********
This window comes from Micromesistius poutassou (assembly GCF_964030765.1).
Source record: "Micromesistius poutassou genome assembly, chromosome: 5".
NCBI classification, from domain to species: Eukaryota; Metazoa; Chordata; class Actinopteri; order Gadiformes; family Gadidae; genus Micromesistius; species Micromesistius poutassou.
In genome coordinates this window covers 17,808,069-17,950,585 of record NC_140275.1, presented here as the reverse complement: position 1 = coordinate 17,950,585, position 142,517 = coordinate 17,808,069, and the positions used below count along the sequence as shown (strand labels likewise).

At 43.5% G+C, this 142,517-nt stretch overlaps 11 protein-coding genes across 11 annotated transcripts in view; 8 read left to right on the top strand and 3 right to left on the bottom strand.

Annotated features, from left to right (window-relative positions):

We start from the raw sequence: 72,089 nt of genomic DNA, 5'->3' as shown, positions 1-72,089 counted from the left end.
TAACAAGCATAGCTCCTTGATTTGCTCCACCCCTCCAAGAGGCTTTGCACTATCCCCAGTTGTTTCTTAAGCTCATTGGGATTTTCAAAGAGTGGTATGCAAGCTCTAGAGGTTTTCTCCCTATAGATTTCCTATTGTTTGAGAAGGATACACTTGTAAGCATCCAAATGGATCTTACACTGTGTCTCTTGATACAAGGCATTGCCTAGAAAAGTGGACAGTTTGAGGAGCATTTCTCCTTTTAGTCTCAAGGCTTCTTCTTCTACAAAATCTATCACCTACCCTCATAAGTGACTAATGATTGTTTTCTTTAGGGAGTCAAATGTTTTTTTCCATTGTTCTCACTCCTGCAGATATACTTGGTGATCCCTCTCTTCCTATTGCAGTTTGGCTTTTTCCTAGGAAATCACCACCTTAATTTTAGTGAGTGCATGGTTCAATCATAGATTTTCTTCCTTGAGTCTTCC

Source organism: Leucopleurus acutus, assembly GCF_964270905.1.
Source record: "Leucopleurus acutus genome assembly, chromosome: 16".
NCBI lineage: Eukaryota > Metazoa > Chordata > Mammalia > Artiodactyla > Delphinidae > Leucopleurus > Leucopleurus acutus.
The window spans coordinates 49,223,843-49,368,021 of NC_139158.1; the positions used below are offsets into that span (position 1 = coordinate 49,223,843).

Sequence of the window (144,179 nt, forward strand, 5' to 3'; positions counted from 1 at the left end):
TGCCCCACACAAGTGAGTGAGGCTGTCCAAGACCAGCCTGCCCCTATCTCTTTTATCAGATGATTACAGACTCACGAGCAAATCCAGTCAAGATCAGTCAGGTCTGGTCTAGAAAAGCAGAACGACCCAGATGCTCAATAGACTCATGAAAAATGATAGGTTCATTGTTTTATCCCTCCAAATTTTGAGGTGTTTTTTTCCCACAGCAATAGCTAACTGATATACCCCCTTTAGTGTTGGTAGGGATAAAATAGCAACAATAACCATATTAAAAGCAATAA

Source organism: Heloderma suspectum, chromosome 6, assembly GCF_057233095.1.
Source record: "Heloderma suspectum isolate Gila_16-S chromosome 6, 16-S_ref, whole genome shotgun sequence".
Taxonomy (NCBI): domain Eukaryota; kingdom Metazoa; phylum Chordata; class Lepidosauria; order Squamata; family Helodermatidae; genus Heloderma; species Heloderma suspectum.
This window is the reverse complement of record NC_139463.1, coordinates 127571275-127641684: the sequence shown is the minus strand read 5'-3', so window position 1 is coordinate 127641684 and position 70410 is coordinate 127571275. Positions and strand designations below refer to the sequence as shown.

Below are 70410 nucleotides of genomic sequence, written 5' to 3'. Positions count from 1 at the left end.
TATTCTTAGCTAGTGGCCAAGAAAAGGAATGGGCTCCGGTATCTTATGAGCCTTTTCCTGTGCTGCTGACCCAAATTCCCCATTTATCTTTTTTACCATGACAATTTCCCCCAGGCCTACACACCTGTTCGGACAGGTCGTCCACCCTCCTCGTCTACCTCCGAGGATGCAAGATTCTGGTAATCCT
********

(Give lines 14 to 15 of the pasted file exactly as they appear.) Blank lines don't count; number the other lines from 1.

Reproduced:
TGCCCCACACAAGTGAGTGAGGCTGTCCAAGACCAGCCTGCCCCTATCTCTTTTATCAGATGATTACAGACTCACGAGCAAATCCAGTCAAGATCAGTCAGGTCTGGTCTAGAAAAGCAGAACGACCCAGATGCTCAATAGACTCATGAAAAATGATAGGTTCATTGTTTTATCCCTCCAAATTTTGAGGTGTTTTTTTCCCACAGCAATAGCTAACTGATATACCCCCTTTAGTGTTGGTAGGGATAAAATAGCAACAATAACCATATTAAAAGCAATAA

Source organism: Heloderma suspectum, chromosome 6, assembly GCF_057233095.1.